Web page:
>>>Name = “Alphonse Elric”
>>>nAme = “Winry”

All the above three variables are the same in the English language but are completely different for Python interpreter.

Comments

‘#’ : I hope you did notice this ‘#’ hash symbol in above examples, what was its purpose? Comments are most useful and very much required while writing larger or smaller codes. Comments are not executable lines in the program. What are non executable lines? The statement is non executable means the interpreter ignores the statement and doesn’t run that line.

Interpreter neglects comments but comments give meaning to your code. Sometimes you write a large code after some time you tend to forget it. This happens with every programmer, everyone tends to forget things. Thus its better practice to use comments in your program.

#this doesn’t do anything just like King from One Punch Man.
#this will not print anything, but I am Useful

Note: ‘#’ is used to add comment for single line only. 

id()

You go to college that means you will be provided with id card or unique code given to you. In same way in Python, every variable as a unique id assigned to it. Here is the examples to check the id of variable.

>>> mc = "Asta"
>>> id(mc)
140090471626928
>>> mc = "Deku"
>>> id(mc)
140090471627248
>>> mc = "Tanjiro"
>>> id(mc)
140090471626224

Notice that eventhrough the variable is same, the returned id value is different all the time.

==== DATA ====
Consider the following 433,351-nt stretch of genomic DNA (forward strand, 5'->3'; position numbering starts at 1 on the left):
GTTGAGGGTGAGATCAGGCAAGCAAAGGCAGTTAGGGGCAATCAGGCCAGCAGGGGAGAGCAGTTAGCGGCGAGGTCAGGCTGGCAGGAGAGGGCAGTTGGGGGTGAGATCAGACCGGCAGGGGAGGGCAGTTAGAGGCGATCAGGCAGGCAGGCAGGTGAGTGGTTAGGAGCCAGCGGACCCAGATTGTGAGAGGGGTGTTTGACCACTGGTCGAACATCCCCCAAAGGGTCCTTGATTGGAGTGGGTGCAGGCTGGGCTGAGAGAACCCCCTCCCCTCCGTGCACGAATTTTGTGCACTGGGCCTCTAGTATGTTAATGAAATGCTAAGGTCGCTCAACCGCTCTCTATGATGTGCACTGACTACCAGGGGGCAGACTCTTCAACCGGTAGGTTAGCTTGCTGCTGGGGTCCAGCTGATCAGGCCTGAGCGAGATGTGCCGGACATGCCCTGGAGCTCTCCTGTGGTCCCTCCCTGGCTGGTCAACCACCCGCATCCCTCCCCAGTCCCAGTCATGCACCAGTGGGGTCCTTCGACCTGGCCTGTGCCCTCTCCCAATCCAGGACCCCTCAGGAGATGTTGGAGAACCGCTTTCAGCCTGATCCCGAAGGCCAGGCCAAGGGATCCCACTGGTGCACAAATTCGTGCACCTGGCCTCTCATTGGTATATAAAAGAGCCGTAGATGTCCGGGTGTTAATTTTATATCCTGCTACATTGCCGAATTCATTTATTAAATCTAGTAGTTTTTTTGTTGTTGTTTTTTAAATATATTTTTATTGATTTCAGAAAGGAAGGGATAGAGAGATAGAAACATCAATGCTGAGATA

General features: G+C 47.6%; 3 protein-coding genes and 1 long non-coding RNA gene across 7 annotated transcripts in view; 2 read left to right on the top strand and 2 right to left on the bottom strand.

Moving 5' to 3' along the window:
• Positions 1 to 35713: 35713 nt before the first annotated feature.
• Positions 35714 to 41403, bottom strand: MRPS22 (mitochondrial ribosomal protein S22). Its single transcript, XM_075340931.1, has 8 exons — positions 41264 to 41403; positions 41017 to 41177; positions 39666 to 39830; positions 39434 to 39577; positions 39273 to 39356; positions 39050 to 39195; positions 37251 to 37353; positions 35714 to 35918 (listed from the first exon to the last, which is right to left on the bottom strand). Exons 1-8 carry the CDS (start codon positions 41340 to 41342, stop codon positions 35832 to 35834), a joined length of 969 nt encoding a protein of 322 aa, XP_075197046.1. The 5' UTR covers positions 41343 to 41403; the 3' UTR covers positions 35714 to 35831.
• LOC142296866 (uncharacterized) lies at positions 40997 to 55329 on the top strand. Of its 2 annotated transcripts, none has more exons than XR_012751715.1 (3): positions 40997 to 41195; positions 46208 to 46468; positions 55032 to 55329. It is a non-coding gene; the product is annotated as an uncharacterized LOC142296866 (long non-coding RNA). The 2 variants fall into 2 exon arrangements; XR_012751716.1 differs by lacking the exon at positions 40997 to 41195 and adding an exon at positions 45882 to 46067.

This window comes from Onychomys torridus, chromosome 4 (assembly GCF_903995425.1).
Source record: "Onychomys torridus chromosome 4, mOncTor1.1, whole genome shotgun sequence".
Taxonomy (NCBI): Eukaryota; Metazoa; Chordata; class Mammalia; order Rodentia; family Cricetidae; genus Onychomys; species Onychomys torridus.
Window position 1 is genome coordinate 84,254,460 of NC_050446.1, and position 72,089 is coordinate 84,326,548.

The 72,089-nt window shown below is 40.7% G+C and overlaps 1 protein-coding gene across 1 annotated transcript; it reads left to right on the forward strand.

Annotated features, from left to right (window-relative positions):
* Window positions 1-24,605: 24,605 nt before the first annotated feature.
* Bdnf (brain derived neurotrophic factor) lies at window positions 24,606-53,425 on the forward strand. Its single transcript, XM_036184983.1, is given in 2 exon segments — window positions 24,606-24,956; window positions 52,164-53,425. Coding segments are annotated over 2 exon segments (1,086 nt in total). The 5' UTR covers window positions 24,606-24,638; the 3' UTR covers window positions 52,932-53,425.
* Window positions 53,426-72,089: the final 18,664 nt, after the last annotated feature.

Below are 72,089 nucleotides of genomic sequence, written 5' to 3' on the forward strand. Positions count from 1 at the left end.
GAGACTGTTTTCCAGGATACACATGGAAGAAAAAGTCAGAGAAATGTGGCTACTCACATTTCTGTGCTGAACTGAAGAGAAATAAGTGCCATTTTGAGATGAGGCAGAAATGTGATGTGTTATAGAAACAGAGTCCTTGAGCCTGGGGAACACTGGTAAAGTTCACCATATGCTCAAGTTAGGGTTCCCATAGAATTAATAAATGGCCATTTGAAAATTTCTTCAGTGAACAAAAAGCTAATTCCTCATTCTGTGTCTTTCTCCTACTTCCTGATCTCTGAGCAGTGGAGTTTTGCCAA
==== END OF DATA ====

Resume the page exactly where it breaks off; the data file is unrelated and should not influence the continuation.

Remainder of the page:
>>> name = "Yuji"
>>> jjk = "Yuji"
>>> id(name)
140090471627504
>>> id(jjk)
140090471627504 
#the variable is different but it as same value and id

Operators and Expressions

Expression is the collection of Operator and Operands. Here Operands means variable and Operator is mathematical operations such as addition, multiplication, subtraction and many more. You will learn more about operators in coming module.

>>> x=15
>>> y=12


>>> add = x+y
>>> subtract = x-y
>>> mult = x*y
>>> power = x**y
>>> divi_quotient = x/y     #return value is float
>>> quotient_in_int = x//y  #return value is int
>>> modulus_reminder = x%y

>>> print("Add",add)
Add 27
>>> print("Subtract",subtract)
Subtract 3
>>> print("Multiply",mult)
Multiply 180
>>> print("Power/Exponent",power)
Power/Exponent 129746337890625
>>> print("Division",divi_quotient)
Division 1.25
>>> print("Division in Int",quotient_in_int)
Division in Int 1
>>> print("Reminder",modulus_reminder)
Reminder 3

There shall be criteria where you have to use multiple operator in one program. Precedence i.e., the order of operations concept for correct format of execution. Order goes like this:

  • Parenthesis ()
  • Exponent/Power
  • Multiplication *, Division /  // and Modulus %  (from left to right)
  • Addition and Subtraction comes next (from left to right)

More Examples On Operators

>>>10 + 54 - 7
57
>>>10 + 5 * 6  #first 5*6
40
>>>5/2 * 10 +5  # ‘/’ and ‘*’ as same order but first come first serve (left to right)

30.0

>>>5/3
1.6667
>>>5//3  #see the difference between ‘/’ and ‘//’
1
>>> 3**3
27

Still confuse on the order?, then check out the flow:

>>>56//23+5*10-6

51


Here is now 51;

56//2**3+5*10-6

First: Power or exponent: 2**3 = 8

56 // 8 +5*10-6

Second: Division: 56//8 will return integer that is 7

7+5*10-6

Third: Multiply: 5*10 = 50

7+50-6